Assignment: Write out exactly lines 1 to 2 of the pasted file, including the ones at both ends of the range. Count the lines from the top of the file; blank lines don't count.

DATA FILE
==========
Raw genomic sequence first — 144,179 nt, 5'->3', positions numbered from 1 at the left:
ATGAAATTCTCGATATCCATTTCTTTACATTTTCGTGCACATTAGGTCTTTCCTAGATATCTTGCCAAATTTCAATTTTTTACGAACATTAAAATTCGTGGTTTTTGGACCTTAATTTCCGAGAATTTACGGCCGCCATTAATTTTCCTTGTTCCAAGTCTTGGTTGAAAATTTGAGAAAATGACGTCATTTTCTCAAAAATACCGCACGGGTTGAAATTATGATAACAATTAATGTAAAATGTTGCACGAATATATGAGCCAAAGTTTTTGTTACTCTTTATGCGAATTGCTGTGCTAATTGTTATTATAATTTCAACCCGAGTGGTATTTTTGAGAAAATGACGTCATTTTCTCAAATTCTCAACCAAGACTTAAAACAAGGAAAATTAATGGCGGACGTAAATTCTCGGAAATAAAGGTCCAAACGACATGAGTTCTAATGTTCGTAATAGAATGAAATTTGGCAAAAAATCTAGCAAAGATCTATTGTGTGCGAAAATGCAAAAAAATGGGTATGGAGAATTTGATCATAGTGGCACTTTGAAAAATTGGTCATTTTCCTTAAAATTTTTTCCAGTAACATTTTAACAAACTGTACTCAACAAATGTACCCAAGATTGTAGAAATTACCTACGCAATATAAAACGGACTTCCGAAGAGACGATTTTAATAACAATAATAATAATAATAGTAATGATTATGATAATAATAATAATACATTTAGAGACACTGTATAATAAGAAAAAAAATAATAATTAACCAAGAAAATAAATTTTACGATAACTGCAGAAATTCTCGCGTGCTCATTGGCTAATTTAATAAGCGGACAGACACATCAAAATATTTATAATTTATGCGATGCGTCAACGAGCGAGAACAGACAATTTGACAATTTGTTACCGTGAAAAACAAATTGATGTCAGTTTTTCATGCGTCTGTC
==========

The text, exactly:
Raw genomic sequence first — 144,179 nt, 5'->3', positions numbered from 1 at the left:
ATGAAATTCTCGATATCCATTTCTTTACATTTTCGTGCACATTAGGTCTTTCCTAGATATCTTGCCAAATTTCAATTTTTTACGAACATTAAAATTCGTGGTTTTTGGACCTTAATTTCCGAGAATTTACGGCCGCCATTAATTTTCCTTGTTCCAAGTCTTGGTTGAAAATTTGAGAAAATGACGTCATTTTCTCAAAAATACCGCACGGGTTGAAATTATGATAACAATTAATGTAAAATGTTGCACGAATATATGAGCCAAAGTTTTTGTTACTCTTTATGCGAATTGCTGTGCTAATTGTTATTATAATTTCAACCCGAGTGGTATTTTTGAGAAAATGACGTCATTTTCTCAAATTCTCAACCAAGACTTAAAACAAGGAAAATTAATGGCGGACGTAAATTCTCGGAAATAAAGGTCCAAACGACATGAGTTCTAATGTTCGTAATAGAATGAAATTTGGCAAAAAATCTAGCAAAGATCTATTGTGTGCGAAAATGCAAAAAAATGGGTATGGAGAATTTGATCATAGTGGCACTTTGAAAAATTGGTCATTTTCCTTAAAATTTTTTCCAGTAACATTTTAACAAACTGTACTCAACAAATGTACCCAAGATTGTAGAAATTACCTACGCAATATAAAACGGACTTCCGAAGAGACGATTTTAATAACAATAATAATAATAATAGTAATGATTATGATAATAATAATAATACATTTAGAGACACTGTATAATAAGAAAAAAAATAATAATTAACCAAGAAAATAAATTTTACGATAACTGCAGAAATTCTCGCGTGCTCATTGGCTAATTTAATAAGCGGACAGACACATCAAAATATTTATAATTTATGCGATGCGTCAACGAGCGAGAACAGACAATTTGACAATTTGTTACCGTGAAAAACAAATTGATGTCAGTTTTTCATGCGTCTGTC